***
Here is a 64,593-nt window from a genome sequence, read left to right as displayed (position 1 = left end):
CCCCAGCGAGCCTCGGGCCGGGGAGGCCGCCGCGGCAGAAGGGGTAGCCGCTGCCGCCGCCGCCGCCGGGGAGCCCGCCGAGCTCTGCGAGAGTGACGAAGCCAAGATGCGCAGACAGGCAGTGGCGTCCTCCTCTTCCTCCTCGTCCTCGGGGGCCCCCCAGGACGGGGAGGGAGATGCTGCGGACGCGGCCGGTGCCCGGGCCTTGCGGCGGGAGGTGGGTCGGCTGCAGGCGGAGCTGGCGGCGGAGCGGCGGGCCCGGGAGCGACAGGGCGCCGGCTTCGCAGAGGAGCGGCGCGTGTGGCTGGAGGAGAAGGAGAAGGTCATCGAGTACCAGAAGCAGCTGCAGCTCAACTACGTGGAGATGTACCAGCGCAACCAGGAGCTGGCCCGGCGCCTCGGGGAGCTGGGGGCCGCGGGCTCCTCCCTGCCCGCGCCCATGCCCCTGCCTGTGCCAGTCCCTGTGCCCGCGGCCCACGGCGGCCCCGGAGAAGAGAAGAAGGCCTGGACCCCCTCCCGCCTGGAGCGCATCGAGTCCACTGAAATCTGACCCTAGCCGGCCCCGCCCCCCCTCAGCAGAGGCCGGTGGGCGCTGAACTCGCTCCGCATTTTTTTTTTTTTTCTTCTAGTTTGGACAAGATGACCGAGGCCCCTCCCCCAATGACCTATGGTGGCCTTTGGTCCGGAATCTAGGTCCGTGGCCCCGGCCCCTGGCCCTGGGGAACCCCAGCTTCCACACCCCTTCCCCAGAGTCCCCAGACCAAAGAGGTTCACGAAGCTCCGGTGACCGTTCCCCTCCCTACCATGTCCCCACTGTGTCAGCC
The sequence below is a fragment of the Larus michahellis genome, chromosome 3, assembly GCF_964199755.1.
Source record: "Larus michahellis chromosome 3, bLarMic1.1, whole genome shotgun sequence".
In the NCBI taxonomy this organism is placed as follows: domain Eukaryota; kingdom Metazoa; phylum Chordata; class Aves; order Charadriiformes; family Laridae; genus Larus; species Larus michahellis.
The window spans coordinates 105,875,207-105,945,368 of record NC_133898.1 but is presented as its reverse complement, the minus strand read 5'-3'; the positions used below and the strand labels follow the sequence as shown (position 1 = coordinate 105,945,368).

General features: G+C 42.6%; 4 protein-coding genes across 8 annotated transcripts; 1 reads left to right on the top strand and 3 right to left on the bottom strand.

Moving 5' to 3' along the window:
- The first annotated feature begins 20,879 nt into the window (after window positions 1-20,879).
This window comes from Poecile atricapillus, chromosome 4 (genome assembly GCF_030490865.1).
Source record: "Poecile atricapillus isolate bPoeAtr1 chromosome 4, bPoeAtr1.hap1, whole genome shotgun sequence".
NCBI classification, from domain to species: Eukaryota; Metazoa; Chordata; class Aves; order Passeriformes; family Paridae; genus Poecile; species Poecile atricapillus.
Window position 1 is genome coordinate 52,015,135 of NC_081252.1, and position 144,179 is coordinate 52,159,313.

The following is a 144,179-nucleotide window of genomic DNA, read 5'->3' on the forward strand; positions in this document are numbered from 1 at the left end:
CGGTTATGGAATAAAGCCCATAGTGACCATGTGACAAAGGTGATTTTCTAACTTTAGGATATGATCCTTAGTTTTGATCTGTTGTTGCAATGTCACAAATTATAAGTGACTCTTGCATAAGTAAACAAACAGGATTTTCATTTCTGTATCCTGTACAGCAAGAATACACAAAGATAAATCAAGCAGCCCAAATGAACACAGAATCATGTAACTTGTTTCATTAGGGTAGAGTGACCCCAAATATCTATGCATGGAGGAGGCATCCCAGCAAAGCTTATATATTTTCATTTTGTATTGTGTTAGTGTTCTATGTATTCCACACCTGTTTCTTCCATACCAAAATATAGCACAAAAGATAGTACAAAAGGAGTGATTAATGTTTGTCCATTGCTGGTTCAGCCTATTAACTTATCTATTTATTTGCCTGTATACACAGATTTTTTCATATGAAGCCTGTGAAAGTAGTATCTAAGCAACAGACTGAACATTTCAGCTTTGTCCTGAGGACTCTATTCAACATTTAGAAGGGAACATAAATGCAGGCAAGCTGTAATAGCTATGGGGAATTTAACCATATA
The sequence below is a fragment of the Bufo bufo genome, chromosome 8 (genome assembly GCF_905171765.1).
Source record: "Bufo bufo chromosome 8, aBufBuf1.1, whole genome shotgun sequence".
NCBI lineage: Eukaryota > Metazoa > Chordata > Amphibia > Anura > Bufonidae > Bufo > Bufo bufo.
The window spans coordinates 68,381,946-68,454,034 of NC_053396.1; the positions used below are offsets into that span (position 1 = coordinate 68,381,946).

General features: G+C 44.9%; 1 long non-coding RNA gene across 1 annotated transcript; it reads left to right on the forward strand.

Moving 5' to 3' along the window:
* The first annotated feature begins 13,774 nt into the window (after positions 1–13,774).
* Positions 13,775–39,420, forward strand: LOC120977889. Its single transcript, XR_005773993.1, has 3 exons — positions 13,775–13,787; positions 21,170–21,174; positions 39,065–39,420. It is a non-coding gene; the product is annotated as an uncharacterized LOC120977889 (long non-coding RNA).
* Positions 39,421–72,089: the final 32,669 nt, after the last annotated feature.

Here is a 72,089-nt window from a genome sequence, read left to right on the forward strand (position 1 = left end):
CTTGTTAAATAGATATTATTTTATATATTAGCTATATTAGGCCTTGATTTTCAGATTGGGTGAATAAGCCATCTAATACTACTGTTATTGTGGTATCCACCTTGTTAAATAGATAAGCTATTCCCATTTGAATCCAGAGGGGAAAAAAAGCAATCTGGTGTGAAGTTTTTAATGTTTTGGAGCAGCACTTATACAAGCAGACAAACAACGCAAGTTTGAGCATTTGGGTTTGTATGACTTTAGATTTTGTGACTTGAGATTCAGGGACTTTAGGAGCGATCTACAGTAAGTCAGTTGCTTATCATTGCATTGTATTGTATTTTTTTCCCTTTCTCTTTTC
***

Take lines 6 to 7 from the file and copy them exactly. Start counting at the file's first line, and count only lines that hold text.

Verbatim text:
The window spans coordinates 105,875,207-105,945,368 of record NC_133898.1 but is presented as its reverse complement, the minus strand read 5'-3'; the positions used below and the strand labels follow the sequence as shown (position 1 = coordinate 105,945,368).

General features: G+C 42.6%; 4 protein-coding genes across 8 annotated transcripts; 1 reads left to right on the top strand and 3 right to left on the bottom strand.